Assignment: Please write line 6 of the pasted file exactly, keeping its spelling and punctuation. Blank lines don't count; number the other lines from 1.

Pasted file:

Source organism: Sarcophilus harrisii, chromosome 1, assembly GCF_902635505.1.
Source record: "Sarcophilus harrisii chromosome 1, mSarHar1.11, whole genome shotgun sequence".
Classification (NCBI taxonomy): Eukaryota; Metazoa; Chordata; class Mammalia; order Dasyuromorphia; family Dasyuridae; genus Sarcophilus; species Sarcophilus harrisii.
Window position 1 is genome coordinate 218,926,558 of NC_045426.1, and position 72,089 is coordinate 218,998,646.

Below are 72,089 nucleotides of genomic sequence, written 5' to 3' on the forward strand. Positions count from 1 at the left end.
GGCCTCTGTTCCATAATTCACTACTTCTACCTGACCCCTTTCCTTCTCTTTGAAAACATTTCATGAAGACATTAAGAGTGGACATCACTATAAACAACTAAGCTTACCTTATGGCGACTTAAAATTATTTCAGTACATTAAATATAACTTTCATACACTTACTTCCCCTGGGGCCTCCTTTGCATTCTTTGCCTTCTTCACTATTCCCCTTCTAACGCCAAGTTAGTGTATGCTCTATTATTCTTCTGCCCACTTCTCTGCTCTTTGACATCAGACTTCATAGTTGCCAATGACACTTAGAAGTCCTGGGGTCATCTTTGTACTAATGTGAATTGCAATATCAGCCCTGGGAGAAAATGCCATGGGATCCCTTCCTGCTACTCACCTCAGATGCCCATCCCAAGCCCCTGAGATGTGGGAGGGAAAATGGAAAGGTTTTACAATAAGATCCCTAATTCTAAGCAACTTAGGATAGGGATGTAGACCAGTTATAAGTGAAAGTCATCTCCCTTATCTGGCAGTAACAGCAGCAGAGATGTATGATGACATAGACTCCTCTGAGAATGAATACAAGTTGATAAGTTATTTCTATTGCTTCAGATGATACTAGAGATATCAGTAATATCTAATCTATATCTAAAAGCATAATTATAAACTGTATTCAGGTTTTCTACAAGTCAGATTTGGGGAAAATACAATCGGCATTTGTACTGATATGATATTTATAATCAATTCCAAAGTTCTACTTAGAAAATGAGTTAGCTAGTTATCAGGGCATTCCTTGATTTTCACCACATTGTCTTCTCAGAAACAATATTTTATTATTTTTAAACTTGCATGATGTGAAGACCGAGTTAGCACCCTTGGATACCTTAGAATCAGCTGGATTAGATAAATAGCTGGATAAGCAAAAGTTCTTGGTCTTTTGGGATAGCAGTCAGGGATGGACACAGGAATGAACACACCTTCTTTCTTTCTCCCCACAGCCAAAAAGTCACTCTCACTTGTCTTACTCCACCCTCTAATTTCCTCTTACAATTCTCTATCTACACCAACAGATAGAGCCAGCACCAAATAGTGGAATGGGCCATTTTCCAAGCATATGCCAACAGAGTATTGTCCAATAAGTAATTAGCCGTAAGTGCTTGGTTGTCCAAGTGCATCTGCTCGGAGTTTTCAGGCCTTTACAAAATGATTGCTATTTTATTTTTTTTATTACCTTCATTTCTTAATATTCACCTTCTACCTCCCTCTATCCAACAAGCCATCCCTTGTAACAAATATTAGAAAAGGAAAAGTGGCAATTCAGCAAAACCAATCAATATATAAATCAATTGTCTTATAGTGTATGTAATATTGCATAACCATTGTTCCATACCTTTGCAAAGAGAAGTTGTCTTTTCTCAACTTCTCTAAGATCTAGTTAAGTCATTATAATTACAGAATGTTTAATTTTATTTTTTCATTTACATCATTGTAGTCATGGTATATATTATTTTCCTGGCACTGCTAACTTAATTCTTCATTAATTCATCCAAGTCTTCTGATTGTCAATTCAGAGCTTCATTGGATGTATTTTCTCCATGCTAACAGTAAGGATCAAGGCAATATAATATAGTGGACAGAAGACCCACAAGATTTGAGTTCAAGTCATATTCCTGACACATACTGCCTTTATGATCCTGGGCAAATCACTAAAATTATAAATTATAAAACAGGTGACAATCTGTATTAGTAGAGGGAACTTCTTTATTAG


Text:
GGCCTCTGTTCCATAATTCACTACTTCTACCTGACCCCTTTCCTTCTCTTTGAAAACATTTCATGAAGACATTAAGAGTGGACATCACTATAAACAACTAAGCTTACCTTATGGCGACTTAAAATTATTTCAGTACATTAAATATAACTTTCATACACTTACTTCCCCTGGGGCCTCCTTTGCATTCTTTGCCTTCTTCACTATTCCCCTTCTAACGCCAAGTTAGTGTATGCTCTATTATTCTTCTGCCCACTTCTCTGCTCTTTGACATCAGACTTCATAGTTGCCAATGACACTTAGAAGTCCTGGGGTCATCTTTGTACTAATGTGAATTGCAATATCAGCCCTGGGAGAAAATGCCATGGGATCCCTTCCTGCTACTCACCTCAGATGCCCATCCCAAGCCCCTGAGATGTGGGAGGGAAAATGGAAAGGTTTTACAATAAGATCCCTAATTCTAAGCAACTTAGGATAGGGATGTAGACCAGTTATAAGTGAAAGTCATCTCCCTTATCTGGCAGTAACAGCAGCAGAGATGTATGATGACATAGACTCCTCTGAGAATGAATACAAGTTGATAAGTTATTTCTATTGCTTCAGATGATACTAGAGATATCAGTAATATCTAATCTATATCTAAAAGCATAATTATAAACTGTATTCAGGTTTTCTACAAGTCAGATTTGGGGAAAATACAATCGGCATTTGTACTGATATGATATTTATAATCAATTCCAAAGTTCTACTTAGAAAATGAGTTAGCTAGTTATCAGGGCATTCCTTGATTTTCACCACATTGTCTTCTCAGAAACAATATTTTATTATTTTTAAACTTGCATGATGTGAAGACCGAGTTAGCACCCTTGGATACCTTAGAATCAGCTGGATTAGATAAATAGCTGGATAAGCAAAAGTTCTTGGTCTTTTGGGATAGCAGTCAGGGATGGACACAGGAATGAACACACCTTCTTTCTTTCTCCCCACAGCCAAAAAGTCACTCTCACTTGTCTTACTCCACCCTCTAATTTCCTCTTACAATTCTCTATCTACACCAACAGATAGAGCCAGCACCAAATAGTGGAATGGGCCATTTTCCAAGCATATGCCAACAGAGTATTGTCCAATAAGTAATTAGCCGTAAGTGCTTGGTTGTCCAAGTGCATCTGCTCGGAGTTTTCAGGCCTTTACAAAATGATTGCTATTTTATTTTTTTTATTACCTTCATTTCTTAATATTCACCTTCTACCTCCCTCTATCCAACAAGCCATCCCTTGTAACAAATATTAGAAAAGGAAAAGTGGCAATTCAGCAAAACCAATCAATATATAAATCAATTGTCTTATAGTGTATGTAATATTGCATAACCATTGTTCCATACCTTTGCAAAGAGAAGTTGTCTTTTCTCAACTTCTCTAAGATCTAGTTAAGTCATTATAATTACAGAATGTTTAATTTTATTTTTTCATTTACATCATTGTAGTCATGGTATATATTATTTTCCTGGCACTGCTAACTTAATTCTTCATTAATTCATCCAAGTCTTCTGATTGTCAATTCAGAGCTTCATTGGATGTATTTTCTCCATGCTAACAGTAAGGATCAAGGCAATATAATATAGTGGACAGAAGACCCACAAGATTTGAGTTCAAGTCATATTCCTGACACATACTGCCTTTATGATCCTGGGCAAATCACTAAAATTATAAATTATAAAACAGGTGACAATCTGTATTAGTAGAGGGAACTTCTTTATTAG